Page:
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Why Is Acne More Prevalent Than Ever?
Back in the 1990s and early 2000s, doctors from the United States and Venezuela conducted acne exams on more than 1,300 people living in two remote sections of Paraguay and Papua New Guinea. The results of those exams appeared in a JAMA Dermatology paper and they were, to quote the paper’s authors, “astonishing.”
The doctors turned up virtually zero cases of acne among rural men and women. The contrast between the clear complexions of the people in the study and the high occurrence of acne in the modernized world was so striking that the study authors wrote that the discrepancy “cannot be solely attributed to genetic differences among populations but likely results from differing environmental factors.”
In the U.S., acne pimples are a near-universal affliction among teens and are increasingly common among adults. By some estimates, nearly all American kids have to deal with acne pimples from time to time. Roughly one in three women in their thirties struggles with acne, along with 20% of men, according to a study in the Journal of the American Academy of Dermatology.
“Acne is not just for teens — there are extraordinary numbers of adults with acne, and the numbers seem to be going up”
While accurate historical data are hard to come by, evidence suggests acne rates are on the rise among both young people and adults. A 2016 study from the University of Colorado found that, between 1990 and 2010, acne rates increased 11% among U.S. teens. Recent research on adult acne has also turned up evidence that it’s an “emerging issue,” especially among women.
“Acne is not just for teens — there are extraordinary numbers of adults with acne, and the numbers seem to be going up,” says Dr. Adam Friedman, a professor and interim chair of dermatology at the George Washington University School of Medicine and Health Sciences. “I treat more adult acne patients than teens, and it’s mostly women in the thirty to fifty age range.”
Figuring out the causes of acne’s apparent surge is tricky. Some researchers have speculated that a “Western diet” packed with meat, dairy, refined grains and sugar could be producing a surge in hormones that contribute to acne. Obesity and diabetes, which remain at epidemic proportions in the U.S., are also associated with acne-promoting hormone shifts, so could help explain rising rates.
But Friedman says it’s also possible that acne treatments are to blame: They could be unbalancing the skin’s bacteria populations — also known as the skin microbiome — in ways that promote pimples and breakouts. “It’s only during the last 50 years that teenagers started using all these acne products” — antibacterials, but also benzoyl peroxide creams and salicylic acid treatments, to name just a few — “and now we’re seeing massive numbers of adults with acne,” Friedman says. While these treatments can help dry up or clear away zits in the short term, it’s possible they also “dysregulate” the skin’s microbiome in ways that persist into adulthood and promote acne, he says. “What we put on our skin can improve or disrupt the survival of these microorganisms. This is something we didn’t know before, but we’re paying attention to now.”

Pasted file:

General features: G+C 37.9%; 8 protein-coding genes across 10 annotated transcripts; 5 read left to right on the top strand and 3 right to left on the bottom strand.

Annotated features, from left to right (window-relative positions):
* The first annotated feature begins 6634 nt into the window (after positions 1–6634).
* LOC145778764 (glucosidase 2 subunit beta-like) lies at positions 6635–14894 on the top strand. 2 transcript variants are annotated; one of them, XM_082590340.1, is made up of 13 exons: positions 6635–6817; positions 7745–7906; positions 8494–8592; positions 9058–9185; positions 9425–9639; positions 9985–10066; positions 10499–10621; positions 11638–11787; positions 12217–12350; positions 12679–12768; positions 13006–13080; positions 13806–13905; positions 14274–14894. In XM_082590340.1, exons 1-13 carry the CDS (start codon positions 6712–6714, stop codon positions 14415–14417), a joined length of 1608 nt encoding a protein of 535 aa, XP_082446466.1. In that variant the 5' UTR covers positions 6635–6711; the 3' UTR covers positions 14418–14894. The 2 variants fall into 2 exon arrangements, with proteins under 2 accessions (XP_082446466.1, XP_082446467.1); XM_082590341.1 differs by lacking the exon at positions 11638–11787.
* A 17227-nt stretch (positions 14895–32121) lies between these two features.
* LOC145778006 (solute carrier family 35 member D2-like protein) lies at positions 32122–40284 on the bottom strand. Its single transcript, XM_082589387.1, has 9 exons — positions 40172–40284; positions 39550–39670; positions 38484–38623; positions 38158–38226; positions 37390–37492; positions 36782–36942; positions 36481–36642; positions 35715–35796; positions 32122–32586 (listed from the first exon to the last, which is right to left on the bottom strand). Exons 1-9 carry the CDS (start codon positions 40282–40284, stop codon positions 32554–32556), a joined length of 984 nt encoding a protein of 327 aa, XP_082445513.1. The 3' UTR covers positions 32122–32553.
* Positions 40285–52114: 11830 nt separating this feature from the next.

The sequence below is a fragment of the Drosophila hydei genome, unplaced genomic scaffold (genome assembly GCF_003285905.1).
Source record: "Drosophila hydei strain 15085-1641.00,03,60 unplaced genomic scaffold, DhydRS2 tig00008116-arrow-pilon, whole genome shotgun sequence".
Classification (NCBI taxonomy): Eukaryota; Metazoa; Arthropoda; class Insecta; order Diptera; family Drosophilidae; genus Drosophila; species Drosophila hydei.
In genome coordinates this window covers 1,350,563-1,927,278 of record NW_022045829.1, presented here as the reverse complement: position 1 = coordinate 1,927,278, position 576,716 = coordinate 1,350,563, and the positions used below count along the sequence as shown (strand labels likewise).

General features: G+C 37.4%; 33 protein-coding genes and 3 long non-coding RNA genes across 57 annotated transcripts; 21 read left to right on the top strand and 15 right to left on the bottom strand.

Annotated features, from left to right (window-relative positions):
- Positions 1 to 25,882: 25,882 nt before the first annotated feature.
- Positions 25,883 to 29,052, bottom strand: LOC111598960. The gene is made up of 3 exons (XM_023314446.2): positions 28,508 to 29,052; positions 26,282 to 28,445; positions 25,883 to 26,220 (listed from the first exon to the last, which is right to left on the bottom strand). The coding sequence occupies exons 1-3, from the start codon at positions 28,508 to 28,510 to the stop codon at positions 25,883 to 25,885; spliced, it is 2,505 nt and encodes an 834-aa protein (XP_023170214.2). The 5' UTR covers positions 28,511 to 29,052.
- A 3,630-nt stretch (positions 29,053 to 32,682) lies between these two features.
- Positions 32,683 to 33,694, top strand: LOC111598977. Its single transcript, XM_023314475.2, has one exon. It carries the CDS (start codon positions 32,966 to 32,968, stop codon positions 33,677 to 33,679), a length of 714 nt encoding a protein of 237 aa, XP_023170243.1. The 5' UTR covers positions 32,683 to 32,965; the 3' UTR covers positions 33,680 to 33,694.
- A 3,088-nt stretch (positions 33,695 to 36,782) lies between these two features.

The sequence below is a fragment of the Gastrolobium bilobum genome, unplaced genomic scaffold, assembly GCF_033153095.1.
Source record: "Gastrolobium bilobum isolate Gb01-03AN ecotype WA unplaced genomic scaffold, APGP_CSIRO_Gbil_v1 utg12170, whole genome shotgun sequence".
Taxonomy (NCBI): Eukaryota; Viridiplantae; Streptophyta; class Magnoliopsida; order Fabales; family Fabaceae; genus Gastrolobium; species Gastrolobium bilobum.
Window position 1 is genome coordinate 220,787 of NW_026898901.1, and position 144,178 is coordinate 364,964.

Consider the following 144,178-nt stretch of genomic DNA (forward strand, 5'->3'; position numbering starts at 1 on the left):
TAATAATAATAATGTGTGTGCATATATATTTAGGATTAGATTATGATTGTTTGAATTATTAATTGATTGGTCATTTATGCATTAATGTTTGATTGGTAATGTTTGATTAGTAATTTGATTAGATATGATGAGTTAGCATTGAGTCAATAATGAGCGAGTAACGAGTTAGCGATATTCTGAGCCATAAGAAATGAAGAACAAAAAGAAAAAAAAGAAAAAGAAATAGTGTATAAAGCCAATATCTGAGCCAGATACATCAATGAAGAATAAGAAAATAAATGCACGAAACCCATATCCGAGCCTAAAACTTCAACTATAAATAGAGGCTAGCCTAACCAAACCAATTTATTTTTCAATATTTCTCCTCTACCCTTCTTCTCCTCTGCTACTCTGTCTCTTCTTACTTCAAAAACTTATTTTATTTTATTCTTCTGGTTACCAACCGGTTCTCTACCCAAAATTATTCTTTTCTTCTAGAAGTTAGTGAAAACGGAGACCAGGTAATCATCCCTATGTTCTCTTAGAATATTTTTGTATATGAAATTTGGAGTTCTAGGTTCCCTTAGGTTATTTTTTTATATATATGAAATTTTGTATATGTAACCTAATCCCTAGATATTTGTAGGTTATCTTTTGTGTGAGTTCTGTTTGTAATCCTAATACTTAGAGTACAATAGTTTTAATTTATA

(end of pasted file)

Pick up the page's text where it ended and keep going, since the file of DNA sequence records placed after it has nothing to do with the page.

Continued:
A small study published last year in the Journal of Investigative Dermatology found a popular acne treatment called Isotretinoin — which is a derivative of vitamin A — can cause a drop in some potentially acne-causing bacteria while bolstering the populations of others that may protect against acne. That’s all good.
On the other hand, popular antibacterial acne treatments such as clindamycin and macrolides seem to wipe out bacteria more indiscriminately, which could be problematic. “Antibiotic treatments are still the first line of prescription drugs used for acne treatment, but they kill all strains similarly, bad ones and good ones as well,” says Huiying Li, an associate professor in the Department of Molecular and Medical Pharmacology at the David Geffen School of Medicine at UCLA. For example, research has linked the bacterium Propionibacterium acnes, or P. acnes, to the development of acne. According to some of Li’s work, P. acnes is more or less equally common among people with acne and those without. It just depends on the “strains” of P. acnes that are present on a person’s skin. “Not all the P. acnes are bad,” Li says.
She explains that beneficial strains of P. acnes help keep the skin appropriately acidic, which bolsters its defenses against pathogens and could, at least in theory, guard against acne. These theories require more exploration. “But in general, you want to maintain balance among the microbes on your skin.” Avoiding products that meddle with this balance could be helpful.
Acne treatments aren’t the only thing that could be messing with your skin’s microflora. “Over-washing can definitely disrupt the skin’s microbiota,” says Friedman. Beauty masks, makeup, and UV rays can also influence the bacterial population.
While the science of microbiomes is in its infancy, Friedman recommends a less-is-more approach to skin care: Unless a dermatologist has advised otherwise, using a gentle cleanser once or twice a day, coupled with a non-comedogenic moisturizer, is the way to go. Mild cleansers and many moisturizers act as “prebiotics,” meaning they tend to foster an environment that allows healthy skin microbes to thrive.
“Acne is not normal or healthy physiology,” says Friedman. “It is chronic inflammation in the skin that can have long-lasting consequences. But there’s a lot about it we still don’t understand, especially when it comes to the microbiome.”